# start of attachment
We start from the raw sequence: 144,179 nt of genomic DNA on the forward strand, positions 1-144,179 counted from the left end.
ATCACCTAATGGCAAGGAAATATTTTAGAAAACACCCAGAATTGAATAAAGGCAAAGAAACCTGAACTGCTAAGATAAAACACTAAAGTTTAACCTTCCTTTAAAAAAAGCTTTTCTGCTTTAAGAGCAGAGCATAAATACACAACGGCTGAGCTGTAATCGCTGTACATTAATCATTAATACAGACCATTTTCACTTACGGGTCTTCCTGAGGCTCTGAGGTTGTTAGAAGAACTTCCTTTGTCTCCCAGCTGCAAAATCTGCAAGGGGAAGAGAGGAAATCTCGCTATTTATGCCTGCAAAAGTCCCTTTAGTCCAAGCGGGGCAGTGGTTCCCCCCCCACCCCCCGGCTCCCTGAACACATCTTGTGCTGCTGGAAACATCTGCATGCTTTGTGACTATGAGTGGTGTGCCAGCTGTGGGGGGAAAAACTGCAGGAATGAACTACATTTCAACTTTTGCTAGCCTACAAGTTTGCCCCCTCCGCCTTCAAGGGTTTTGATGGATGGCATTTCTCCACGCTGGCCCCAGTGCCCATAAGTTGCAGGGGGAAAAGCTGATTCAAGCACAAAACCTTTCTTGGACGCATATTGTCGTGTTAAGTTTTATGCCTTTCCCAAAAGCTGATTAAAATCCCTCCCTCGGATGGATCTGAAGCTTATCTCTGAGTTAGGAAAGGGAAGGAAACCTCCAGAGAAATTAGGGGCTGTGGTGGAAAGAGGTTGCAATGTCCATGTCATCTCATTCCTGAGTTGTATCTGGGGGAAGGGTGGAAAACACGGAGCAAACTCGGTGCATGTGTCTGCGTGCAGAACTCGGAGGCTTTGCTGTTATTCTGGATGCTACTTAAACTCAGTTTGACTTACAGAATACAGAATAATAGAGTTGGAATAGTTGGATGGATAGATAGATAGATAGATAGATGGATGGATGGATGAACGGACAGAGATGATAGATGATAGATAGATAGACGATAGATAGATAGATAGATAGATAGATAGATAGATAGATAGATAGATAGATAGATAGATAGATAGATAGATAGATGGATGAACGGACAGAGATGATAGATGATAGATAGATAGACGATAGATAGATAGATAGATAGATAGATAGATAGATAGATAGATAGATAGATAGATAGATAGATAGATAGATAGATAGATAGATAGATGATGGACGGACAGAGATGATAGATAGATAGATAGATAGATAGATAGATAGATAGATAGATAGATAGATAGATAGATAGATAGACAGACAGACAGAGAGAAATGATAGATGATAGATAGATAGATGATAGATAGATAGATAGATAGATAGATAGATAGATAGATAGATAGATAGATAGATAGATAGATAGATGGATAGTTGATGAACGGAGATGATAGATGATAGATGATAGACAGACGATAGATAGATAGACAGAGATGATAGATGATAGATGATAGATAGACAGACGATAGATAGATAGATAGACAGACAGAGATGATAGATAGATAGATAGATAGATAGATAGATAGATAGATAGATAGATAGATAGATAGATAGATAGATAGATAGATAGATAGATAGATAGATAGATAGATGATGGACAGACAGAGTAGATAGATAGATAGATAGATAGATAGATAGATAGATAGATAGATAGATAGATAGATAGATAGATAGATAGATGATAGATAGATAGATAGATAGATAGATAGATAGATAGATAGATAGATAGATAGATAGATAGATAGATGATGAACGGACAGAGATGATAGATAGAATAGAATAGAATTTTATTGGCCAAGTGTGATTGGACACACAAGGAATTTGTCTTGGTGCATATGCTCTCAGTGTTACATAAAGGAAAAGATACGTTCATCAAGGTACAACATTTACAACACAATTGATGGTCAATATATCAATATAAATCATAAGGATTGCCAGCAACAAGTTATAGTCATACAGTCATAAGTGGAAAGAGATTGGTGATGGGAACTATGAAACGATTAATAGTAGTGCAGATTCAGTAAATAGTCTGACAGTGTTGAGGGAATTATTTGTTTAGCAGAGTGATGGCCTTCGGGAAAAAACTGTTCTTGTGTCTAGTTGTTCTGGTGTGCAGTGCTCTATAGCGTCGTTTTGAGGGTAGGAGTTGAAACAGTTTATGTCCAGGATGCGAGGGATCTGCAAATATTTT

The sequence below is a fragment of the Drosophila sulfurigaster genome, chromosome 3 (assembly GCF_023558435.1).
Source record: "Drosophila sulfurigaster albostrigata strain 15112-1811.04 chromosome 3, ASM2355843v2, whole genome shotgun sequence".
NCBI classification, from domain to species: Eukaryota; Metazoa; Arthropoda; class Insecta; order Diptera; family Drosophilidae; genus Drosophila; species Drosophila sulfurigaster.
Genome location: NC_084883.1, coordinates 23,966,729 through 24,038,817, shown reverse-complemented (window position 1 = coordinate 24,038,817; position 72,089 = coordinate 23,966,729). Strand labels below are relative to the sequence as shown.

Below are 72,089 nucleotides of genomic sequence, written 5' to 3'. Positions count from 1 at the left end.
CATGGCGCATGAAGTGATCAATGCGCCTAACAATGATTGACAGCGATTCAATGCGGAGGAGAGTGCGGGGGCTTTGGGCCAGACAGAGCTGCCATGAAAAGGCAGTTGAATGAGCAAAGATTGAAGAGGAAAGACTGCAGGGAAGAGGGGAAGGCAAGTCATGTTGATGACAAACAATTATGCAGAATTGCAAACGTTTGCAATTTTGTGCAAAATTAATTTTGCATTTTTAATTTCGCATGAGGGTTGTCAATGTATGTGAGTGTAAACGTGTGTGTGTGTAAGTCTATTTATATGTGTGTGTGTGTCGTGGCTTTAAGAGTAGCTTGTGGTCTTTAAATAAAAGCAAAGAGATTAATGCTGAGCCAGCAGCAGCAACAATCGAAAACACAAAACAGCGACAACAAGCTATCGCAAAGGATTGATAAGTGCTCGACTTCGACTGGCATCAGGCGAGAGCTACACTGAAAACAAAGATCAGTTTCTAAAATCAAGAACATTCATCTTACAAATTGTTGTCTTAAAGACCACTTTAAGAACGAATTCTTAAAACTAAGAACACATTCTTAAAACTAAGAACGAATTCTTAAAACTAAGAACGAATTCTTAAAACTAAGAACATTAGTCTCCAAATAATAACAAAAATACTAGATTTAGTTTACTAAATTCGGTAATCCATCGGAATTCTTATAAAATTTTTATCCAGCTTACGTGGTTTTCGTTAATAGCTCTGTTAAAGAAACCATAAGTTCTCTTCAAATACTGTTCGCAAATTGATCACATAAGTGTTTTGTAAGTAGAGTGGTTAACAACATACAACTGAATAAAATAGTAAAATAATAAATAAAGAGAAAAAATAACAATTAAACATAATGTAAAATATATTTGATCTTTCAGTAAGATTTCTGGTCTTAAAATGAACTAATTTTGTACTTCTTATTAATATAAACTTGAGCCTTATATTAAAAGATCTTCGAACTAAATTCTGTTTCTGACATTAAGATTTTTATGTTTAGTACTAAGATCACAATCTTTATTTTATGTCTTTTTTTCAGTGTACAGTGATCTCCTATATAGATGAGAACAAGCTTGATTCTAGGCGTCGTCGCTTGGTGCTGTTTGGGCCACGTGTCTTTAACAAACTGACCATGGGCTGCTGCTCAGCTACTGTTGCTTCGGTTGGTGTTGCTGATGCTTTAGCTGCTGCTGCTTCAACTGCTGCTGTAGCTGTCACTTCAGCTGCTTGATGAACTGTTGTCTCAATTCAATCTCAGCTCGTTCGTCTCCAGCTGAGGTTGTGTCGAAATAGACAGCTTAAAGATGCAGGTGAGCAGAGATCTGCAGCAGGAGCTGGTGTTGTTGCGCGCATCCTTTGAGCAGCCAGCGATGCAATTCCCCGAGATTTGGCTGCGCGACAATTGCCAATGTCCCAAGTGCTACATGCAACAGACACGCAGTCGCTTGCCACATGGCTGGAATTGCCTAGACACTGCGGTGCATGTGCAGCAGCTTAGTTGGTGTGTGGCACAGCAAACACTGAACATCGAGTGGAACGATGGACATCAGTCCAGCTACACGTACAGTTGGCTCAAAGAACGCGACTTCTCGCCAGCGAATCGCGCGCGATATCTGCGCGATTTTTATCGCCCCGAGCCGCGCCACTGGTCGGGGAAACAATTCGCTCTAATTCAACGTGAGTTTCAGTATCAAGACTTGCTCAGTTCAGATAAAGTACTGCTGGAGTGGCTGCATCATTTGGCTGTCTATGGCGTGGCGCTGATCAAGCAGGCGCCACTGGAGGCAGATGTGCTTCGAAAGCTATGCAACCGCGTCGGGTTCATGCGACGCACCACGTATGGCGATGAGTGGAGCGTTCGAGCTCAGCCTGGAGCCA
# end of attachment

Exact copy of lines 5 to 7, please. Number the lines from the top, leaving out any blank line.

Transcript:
NCBI classification, from domain to species: Eukaryota; Metazoa; Arthropoda; class Insecta; order Diptera; family Drosophilidae; genus Drosophila; species Drosophila sulfurigaster.
Genome location: NC_084883.1, coordinates 23,966,729 through 24,038,817, shown reverse-complemented (window position 1 = coordinate 24,038,817; position 72,089 = coordinate 23,966,729). Strand labels below are relative to the sequence as shown.

Below are 72,089 nucleotides of genomic sequence, written 5' to 3'. Positions count from 1 at the left end.